Texas Republican leaders’ embrace of the Trump administration’s efforts to add a citizenship question to the U.S. census in 2020 flies in the face of practical considerations, such as protecting federal funds vital to the state budget and avoiding a reduction in Texas’ congressional representation. Why? Because the attitudes of Texas Republican voters on immigration issues are taking political precedence over the best interests of the state.
Texas polling data shows a negative network of attitudes toward both legal and illegal immigrants among many GOP voters. This creates a significant obstacle to persuading Republican voters to consider the possible negative repercussion of changing the census form. Any Republican leader who might publicly oppose the census order fears angering these voters — and inciting primary challengers more willing to cater to these Republican ideals.
Large majorities of Texas Republicans have regularly expressed a lack of tolerance toward undocumented immigrants living in the United States. In the February 2018 University of Texas/Texas Tribune Poll, 70 percent of Republican voters supported the proposition that all undocumented immigrants should be removed from the country immediately — a result in line with responses to many previous UT/TT polls.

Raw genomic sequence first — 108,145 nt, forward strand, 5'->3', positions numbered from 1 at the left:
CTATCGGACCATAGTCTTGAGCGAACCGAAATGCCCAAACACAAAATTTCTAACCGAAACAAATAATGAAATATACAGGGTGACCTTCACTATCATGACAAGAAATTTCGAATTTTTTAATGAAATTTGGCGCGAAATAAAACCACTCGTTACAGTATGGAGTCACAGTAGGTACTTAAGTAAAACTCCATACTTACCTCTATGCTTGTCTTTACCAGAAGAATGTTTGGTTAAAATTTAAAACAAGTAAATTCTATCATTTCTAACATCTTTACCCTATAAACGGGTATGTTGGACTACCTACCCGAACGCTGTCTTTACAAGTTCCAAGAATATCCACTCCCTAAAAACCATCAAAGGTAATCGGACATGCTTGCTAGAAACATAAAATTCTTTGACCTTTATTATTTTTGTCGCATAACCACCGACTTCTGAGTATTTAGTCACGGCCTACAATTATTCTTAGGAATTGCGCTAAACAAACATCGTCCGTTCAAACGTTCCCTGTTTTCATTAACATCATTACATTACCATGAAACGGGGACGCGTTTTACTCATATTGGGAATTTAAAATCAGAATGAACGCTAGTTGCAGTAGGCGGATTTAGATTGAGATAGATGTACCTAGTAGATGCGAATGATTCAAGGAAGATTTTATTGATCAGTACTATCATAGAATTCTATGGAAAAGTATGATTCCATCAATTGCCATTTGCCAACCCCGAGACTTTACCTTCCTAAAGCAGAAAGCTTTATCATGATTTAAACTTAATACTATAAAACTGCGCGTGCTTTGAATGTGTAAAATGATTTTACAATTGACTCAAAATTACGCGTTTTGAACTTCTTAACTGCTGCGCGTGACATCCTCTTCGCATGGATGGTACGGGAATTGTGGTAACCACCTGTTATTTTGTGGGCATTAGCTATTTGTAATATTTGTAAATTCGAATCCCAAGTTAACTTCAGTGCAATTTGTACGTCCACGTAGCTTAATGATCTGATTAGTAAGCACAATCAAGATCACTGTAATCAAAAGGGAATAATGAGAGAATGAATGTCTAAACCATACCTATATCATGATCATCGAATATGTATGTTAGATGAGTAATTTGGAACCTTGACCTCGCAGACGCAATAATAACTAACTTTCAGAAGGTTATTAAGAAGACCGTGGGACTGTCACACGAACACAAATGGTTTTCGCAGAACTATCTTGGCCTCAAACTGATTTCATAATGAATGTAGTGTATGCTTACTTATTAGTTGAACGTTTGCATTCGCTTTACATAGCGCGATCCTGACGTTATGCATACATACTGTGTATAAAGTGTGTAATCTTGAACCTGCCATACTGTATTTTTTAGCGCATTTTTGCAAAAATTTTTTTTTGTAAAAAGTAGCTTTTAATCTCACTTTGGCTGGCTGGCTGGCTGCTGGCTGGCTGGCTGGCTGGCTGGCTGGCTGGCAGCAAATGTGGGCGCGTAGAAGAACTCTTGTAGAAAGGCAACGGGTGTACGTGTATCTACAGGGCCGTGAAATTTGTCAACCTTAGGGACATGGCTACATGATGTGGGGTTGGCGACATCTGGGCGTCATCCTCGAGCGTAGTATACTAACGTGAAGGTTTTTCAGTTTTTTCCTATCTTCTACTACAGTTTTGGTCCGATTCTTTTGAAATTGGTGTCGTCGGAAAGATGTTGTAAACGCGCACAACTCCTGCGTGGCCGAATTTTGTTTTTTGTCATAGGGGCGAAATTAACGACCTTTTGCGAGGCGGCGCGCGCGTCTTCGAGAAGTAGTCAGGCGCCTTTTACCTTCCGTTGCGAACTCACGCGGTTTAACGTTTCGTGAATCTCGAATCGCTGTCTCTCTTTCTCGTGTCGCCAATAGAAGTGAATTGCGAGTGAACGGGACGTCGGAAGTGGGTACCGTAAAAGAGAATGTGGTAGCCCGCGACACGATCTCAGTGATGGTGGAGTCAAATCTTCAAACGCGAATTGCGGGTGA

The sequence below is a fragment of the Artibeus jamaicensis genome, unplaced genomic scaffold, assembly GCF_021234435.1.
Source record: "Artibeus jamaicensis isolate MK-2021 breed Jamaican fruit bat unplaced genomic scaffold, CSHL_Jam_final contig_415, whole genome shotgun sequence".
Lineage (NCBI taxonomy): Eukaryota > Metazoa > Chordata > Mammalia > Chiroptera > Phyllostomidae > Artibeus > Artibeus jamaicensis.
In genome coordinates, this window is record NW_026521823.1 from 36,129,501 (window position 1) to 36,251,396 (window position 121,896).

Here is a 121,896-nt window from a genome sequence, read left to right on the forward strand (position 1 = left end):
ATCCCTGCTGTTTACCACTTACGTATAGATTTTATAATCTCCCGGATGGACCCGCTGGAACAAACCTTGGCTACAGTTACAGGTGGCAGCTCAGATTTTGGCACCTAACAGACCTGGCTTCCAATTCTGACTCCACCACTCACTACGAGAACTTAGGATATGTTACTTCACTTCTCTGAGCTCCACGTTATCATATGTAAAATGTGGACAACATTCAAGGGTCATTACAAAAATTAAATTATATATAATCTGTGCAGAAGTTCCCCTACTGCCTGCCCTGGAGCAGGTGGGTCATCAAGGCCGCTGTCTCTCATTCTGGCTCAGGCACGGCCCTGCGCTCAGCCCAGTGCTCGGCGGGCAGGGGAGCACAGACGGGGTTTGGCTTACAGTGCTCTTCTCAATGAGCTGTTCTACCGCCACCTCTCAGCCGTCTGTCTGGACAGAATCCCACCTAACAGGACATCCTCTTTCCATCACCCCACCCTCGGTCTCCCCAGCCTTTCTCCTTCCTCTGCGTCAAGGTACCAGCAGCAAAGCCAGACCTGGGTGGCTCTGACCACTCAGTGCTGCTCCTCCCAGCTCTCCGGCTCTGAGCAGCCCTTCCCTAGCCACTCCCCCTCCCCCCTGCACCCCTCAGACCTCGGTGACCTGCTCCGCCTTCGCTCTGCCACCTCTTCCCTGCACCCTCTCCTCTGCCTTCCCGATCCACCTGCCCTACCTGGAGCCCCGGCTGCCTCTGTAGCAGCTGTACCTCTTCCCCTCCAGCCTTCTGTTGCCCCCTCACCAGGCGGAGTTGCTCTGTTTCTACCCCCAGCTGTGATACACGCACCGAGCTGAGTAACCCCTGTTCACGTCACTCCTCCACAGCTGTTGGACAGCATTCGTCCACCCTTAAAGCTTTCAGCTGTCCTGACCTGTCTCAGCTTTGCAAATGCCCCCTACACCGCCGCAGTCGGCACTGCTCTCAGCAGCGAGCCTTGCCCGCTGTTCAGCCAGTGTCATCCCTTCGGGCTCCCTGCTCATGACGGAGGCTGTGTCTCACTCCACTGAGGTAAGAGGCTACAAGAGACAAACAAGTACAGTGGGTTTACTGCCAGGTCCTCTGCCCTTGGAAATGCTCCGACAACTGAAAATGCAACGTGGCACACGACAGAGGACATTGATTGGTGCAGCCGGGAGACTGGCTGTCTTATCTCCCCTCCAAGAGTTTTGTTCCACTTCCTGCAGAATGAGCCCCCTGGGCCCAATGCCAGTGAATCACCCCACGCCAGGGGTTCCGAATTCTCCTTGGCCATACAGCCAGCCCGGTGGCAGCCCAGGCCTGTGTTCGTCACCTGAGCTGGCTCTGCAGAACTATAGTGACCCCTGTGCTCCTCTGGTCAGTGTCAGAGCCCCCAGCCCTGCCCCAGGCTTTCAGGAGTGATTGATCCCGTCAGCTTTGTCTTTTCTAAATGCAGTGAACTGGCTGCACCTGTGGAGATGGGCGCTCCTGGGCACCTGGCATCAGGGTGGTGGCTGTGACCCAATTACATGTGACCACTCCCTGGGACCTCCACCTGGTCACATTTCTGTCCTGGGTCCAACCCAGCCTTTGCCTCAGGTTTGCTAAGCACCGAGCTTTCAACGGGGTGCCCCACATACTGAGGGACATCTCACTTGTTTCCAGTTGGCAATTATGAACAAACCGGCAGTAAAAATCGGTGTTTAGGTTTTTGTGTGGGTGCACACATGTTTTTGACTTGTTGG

The effects of these attitudes already resonate in the political process. The Republican majority in the most recent Texas Legislature passed an anti-sanctuary-city law that required law enforcement agencies to cooperate with federal immigration authorities, and barred local authorities from prohibiting officers’ questioning of a person’s immigration status when the person is legally detained. The state’s leadership was playing in tune with their political base: In October 2017 UT/TT polling, 88 percent of Republicans supported requiring local law enforcement officials to cooperate…